With increasing concerns about environmental pollution, opiate abuse and terrorism, people have become more sensitive to hazardous substances that threaten public health and safety. Raman spectroscopy is a very useful analytical tool, giving molecular fingerprint information even with portable readers. However, since inelastic (Raman) scattering of light is inherently weak, the Raman-based sensors cannot detect the substances in trace amounts. The extraordinary enhancement of Raman signals from molecules adjacent to metallic nanostructures, which is called as surface-enhanced Raman scattering (SERS), has been discovered by Professor Van Duyne in 1976. Over the past 40 years, scientists have continuously expanded the theoretical understanding of the plasmonic phenomena and developed various nanomaterials to be SERS-active.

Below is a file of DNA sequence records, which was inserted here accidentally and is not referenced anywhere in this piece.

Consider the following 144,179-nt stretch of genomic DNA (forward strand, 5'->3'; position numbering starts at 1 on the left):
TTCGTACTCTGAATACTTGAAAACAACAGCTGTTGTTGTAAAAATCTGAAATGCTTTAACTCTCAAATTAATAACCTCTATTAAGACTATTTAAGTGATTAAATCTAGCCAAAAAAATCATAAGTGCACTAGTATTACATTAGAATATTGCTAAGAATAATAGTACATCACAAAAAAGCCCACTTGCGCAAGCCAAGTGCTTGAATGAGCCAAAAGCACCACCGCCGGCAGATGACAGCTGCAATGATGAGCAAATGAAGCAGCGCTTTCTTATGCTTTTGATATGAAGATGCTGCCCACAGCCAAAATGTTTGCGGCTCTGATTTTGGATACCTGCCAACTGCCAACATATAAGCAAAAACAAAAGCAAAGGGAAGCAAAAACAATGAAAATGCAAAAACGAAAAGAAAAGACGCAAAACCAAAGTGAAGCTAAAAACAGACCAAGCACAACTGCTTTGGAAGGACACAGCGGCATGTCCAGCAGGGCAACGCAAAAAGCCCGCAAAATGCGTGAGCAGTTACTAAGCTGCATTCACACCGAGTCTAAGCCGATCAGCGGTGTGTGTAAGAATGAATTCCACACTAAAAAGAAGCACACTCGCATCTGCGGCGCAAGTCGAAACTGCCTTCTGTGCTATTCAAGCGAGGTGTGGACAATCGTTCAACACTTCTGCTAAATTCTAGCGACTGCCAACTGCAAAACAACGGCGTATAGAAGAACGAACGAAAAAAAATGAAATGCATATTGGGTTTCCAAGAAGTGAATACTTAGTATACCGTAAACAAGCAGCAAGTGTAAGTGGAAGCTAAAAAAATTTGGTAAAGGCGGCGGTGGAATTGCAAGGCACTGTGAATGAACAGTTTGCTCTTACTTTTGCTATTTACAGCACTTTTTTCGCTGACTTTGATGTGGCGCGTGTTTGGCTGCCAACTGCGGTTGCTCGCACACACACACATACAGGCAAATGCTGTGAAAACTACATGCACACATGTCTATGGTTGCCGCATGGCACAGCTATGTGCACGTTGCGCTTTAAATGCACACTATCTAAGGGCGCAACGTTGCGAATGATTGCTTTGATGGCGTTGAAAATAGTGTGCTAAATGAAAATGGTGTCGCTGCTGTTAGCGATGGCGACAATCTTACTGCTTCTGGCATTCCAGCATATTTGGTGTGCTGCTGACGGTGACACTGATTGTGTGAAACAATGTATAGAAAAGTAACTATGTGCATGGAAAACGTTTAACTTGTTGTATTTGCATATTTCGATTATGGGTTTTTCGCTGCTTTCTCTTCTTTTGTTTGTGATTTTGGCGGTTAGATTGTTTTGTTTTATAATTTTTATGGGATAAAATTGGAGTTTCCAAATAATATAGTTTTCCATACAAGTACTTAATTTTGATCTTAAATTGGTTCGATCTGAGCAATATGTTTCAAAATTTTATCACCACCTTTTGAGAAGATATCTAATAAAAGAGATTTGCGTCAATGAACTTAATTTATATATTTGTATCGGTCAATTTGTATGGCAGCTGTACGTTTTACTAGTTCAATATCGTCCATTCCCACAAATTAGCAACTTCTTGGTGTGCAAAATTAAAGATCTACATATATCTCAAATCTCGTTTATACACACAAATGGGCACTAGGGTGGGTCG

From a practical point-of-view, cost-effective high-throughput methods of fabricating SERS substrates are in great demand. In this regard, we introduce a novel approach for fabricating SERS substrates on plastic films. Maskless plasma etching of a plastic film produces nano-protrusions on the surface, which serving as selective growth sites for nanostructure development during the subsequent metal deposition step. These simple two steps result in ultrahigh density (>100/μm2) plasmonic nanopillar arrays. Besides of SERS performance (i.e., enhancement factor > 107), the reproducibility and uniformity are thoroughly examined in 4 inch wafer scale. The detections of forensic drugs (heroin, Fentanyl, methamphetamine) and explosives (TNT, RDX, PETN) in low concentrations have been demonstrated on our SERS substrates (KIMStrates) using a portable Raman reader (Metrohm Raman Ltd.). We strongly believe that this economical and reliable SERS substrate can be a material platform for ultrasensitive Raman sensors in various applications of SERS technology.